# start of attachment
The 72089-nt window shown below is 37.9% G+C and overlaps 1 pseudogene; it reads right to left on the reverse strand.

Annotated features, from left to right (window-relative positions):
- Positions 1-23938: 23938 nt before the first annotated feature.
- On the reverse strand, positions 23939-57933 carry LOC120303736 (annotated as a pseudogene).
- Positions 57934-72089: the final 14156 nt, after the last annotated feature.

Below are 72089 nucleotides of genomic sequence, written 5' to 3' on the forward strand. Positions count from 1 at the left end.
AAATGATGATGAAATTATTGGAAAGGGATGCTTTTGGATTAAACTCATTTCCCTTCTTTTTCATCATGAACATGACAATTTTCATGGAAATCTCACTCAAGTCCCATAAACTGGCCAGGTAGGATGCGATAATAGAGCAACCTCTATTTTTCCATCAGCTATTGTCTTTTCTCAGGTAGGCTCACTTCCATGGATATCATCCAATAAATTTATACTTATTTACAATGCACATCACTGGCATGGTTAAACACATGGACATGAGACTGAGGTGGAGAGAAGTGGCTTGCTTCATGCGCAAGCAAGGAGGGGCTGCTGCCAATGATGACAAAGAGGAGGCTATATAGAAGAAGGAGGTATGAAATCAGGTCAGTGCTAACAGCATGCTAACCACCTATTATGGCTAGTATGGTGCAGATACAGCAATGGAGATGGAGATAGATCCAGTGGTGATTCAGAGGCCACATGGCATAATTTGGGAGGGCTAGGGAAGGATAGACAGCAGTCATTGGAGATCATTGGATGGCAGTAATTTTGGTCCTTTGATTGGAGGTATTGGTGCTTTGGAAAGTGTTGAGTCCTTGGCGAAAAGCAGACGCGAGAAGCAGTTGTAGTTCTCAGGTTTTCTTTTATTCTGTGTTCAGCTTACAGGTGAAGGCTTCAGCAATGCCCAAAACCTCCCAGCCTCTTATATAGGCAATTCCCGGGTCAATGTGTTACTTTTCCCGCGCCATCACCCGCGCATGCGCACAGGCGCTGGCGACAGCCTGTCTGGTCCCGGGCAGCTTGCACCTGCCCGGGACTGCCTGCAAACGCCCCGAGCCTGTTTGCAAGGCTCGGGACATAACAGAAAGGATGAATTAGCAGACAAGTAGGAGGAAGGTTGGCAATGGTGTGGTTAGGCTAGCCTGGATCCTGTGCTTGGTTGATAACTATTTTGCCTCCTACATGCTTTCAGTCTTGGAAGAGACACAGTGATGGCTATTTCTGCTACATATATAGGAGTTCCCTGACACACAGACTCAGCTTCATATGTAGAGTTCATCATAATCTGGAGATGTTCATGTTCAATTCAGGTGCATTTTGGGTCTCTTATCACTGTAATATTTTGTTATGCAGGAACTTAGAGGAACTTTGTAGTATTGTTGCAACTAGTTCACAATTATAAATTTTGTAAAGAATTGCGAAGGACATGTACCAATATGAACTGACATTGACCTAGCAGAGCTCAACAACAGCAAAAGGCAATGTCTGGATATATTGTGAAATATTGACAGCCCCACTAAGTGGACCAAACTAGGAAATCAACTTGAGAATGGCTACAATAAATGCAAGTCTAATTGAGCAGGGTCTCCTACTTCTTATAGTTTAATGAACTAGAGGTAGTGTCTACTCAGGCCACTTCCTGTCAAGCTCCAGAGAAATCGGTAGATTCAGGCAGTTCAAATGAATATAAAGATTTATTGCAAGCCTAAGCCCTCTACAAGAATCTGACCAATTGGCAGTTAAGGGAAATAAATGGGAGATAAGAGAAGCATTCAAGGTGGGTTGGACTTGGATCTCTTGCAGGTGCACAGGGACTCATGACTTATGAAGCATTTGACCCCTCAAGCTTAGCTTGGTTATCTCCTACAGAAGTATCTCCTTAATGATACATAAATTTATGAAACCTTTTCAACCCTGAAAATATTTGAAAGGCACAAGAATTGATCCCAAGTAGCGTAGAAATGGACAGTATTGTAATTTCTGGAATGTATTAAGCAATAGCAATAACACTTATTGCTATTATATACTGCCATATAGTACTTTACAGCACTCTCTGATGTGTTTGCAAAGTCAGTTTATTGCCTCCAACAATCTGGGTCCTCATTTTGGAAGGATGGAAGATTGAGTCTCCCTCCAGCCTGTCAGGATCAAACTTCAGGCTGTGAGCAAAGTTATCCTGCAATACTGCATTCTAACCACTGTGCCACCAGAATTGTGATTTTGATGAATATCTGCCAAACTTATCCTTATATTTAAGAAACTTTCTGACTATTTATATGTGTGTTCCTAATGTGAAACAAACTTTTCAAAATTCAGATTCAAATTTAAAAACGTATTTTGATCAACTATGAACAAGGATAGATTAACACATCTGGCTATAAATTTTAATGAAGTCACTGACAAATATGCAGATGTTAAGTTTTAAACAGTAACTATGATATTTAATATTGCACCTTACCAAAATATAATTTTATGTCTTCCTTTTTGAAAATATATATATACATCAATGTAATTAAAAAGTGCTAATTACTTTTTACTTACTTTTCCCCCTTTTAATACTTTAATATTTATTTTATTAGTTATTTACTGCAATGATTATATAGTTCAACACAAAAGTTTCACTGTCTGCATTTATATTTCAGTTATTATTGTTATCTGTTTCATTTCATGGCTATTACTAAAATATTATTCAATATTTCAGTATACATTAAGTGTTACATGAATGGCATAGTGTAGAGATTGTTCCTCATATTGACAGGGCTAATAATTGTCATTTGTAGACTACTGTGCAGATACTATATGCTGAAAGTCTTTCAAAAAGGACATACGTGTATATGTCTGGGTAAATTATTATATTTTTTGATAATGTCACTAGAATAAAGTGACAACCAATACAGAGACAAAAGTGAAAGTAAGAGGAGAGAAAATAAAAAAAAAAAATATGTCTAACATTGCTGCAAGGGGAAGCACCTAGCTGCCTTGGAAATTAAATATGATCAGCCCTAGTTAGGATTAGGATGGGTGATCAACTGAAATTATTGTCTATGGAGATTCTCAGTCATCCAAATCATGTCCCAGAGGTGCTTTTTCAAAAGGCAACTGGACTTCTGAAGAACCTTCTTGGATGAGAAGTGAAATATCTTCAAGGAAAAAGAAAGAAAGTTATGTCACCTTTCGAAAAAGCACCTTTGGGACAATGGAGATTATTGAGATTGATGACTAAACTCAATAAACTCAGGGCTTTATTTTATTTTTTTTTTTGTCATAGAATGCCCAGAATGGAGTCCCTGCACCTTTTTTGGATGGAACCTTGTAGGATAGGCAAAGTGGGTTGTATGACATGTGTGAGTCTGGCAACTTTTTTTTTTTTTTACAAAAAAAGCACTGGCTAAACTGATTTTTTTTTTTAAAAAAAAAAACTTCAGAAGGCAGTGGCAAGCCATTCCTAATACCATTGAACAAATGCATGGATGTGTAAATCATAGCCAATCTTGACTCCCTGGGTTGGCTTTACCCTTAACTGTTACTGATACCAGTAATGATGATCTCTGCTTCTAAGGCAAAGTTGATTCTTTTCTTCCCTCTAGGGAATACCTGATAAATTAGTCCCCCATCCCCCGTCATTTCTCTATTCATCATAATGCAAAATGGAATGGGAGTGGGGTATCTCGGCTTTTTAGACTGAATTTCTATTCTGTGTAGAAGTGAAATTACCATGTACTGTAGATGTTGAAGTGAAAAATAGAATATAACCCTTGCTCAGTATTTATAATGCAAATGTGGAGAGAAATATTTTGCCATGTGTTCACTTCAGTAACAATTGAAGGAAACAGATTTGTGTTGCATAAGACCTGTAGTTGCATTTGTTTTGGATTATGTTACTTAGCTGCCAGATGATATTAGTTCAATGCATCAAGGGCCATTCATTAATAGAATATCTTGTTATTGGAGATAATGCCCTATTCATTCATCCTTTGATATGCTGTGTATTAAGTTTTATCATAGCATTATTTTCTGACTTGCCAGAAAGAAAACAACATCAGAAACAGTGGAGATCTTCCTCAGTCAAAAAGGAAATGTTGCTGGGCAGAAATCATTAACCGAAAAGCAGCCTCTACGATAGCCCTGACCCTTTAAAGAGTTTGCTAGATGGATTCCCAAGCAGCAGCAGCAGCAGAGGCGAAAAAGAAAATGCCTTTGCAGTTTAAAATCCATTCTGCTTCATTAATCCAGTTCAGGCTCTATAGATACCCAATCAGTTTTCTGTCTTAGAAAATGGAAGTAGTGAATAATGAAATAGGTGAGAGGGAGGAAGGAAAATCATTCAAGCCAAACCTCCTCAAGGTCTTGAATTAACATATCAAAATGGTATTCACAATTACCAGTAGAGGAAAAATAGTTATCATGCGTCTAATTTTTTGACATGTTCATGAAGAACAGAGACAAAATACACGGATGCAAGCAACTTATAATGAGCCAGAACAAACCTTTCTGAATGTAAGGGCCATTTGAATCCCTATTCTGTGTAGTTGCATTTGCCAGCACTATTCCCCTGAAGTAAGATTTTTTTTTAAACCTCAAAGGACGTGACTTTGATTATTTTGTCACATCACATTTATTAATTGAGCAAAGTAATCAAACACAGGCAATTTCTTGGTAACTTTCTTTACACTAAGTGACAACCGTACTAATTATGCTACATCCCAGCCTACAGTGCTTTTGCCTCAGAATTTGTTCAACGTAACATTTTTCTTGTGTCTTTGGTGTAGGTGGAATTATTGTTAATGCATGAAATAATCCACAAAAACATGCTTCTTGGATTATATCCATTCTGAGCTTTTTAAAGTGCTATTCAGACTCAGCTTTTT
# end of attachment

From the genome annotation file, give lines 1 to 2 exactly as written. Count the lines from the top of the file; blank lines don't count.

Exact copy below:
The 72089-nt window shown below is 37.9% G+C and overlaps 1 pseudogene; it reads right to left on the reverse strand.

Annotated features, from left to right (window-relative positions):